Create a secret signal or code word to let your friends know when you are uncomfortable and need them to intervene. When you are with friends, arrive together and leave together. Establish a place to meet in advance if you get separated. Always have a safe mode of transportation planned ahead of time.
8. Protect yourself.
Love is all around, and so are sexually transmitted diseases. The only way to prevent sexually transmitted diseases and unintended pregnancy is by not having sex. But if you choose to have sex, using latex condoms and having a monogamous, uninfected partner may help lower your risk. And for personal safety, carry pepper spray.
9. Before traveling, get up-to-date on your vaccines.
Check out the CDC for any travel health notices, like the Zika Virus or Polio, at http://wwwnc.cdc.gov/travel/notices
10. Document your Spring Break!
Sometimes the best moments are the ones that are unplanned. Take as many pictures as you can to remember what it was like to be in that moment. While you just might want to avoid posting those drinking pictures on social media, it doesn’t mean you can’t keep them stored away on your laptop! And remember, it is extremely likely that somebody else is going to be taking pictures and videos, so be aware that those pictures may haunt you later.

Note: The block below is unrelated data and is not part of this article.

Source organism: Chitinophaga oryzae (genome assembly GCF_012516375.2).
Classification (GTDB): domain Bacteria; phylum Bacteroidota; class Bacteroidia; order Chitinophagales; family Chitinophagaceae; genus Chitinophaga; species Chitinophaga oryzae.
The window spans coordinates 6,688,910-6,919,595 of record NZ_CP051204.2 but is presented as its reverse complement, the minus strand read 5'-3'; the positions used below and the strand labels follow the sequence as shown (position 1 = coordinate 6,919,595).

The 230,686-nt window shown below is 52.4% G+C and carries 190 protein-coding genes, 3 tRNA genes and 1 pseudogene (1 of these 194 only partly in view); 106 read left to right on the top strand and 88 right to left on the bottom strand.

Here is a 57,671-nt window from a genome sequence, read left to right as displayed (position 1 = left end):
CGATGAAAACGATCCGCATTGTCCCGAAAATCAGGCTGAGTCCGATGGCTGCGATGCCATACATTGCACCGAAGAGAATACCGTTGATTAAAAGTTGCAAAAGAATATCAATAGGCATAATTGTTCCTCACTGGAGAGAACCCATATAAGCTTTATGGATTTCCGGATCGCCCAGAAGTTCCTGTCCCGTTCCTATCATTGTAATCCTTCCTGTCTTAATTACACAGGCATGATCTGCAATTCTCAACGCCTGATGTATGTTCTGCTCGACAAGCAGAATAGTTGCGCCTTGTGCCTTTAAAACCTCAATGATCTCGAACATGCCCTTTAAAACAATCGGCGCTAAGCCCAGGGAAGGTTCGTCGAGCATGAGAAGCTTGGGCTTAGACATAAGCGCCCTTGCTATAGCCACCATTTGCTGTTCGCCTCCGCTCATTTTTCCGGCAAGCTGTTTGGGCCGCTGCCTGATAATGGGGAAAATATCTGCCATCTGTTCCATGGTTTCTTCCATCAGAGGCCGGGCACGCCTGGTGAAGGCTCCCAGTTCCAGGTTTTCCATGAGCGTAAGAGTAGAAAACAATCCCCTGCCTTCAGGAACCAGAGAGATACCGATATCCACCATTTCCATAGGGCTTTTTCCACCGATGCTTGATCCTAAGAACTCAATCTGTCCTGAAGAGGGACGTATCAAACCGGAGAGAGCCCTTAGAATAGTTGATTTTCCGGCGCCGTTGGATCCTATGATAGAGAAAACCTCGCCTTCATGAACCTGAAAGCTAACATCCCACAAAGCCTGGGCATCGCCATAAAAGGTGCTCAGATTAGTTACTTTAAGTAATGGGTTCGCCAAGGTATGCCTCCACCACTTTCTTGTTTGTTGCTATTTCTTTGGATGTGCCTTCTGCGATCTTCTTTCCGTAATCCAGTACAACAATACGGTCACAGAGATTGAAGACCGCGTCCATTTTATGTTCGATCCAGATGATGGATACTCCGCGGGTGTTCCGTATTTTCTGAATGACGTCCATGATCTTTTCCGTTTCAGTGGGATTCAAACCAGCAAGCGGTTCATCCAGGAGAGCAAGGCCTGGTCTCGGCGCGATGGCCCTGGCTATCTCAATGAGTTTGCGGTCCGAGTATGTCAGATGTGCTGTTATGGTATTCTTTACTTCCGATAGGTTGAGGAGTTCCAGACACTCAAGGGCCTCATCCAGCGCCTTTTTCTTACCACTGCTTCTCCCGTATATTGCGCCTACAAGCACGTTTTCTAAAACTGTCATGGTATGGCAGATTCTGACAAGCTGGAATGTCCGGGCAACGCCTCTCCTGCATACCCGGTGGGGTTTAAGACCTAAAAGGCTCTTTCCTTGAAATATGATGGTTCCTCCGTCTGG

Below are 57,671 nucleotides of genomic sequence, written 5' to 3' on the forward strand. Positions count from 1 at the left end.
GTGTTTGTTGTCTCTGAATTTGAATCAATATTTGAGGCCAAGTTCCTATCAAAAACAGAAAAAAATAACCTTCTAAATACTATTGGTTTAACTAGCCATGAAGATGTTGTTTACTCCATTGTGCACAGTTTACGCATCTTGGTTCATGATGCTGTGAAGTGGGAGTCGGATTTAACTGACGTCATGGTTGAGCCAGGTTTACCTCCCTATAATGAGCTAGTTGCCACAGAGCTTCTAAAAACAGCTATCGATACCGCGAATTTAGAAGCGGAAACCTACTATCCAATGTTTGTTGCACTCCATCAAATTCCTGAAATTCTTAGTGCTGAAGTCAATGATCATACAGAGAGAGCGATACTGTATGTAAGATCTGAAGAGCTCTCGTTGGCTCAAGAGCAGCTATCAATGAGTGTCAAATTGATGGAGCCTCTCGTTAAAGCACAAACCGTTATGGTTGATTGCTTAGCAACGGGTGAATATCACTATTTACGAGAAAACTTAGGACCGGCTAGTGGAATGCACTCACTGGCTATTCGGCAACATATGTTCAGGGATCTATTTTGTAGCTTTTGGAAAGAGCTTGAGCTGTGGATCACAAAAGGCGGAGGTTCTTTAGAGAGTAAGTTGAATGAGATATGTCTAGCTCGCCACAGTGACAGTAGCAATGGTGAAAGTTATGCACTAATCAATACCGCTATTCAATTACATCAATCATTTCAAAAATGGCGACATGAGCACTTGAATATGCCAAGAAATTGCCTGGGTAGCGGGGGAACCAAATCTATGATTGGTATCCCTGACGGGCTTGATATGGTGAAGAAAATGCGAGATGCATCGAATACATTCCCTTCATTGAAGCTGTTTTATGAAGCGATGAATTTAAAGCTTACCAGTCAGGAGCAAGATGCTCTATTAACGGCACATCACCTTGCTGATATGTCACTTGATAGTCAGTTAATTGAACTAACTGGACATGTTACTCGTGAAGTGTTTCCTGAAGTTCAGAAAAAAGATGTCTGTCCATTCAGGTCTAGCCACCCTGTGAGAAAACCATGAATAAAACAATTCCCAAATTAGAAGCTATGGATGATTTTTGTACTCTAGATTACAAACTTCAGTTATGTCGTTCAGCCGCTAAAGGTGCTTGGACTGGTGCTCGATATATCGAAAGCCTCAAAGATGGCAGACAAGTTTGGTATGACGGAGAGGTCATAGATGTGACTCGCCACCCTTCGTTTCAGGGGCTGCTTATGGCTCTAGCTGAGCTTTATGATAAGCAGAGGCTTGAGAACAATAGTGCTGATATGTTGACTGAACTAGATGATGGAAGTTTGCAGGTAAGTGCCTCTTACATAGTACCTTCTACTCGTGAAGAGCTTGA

11. Practice safe drinking.
Drinking can impair your judgement and actions. Don’t drink and drive. Never leave your drink unattended. If you lose sight of it, order a new one. Don’t accept drinks from people you don’t know or trust. Be responsible and pace yourself. Avoid hard alcohol or other drinks that have fast effects. Be on the lookout for signs of predatory drugs. Don’t drink on an empty stomach. Don’t drink and use the hot tub.
12. Tan safely.
Opt for spray tanning or self-tanning instead of a tanning bed. The risk of skin cancer is too great to spend time at a tanning salon. When on vacation, be sure to use sunscreen with more than 30 SPF to lower your risk of sun burns, which could also increase your risk of skin cancer. Wear sunglasses to protect your eyes. Don’t forget to hydrate!
13. Be active!
You’ve probably been sitting most of the year, working at the computer, studying, or in class. Take this opportunity to start a fitness program or do a variety of fun activities like hiking, dancing, volleyball, swimming, and more.
14. Carry phone numbers and cash.
Carry emergency cash and the phone numbers of cab companies. Keep in your wallet the address of the hotel or rental property that you are staying at.
15. When leaving the country…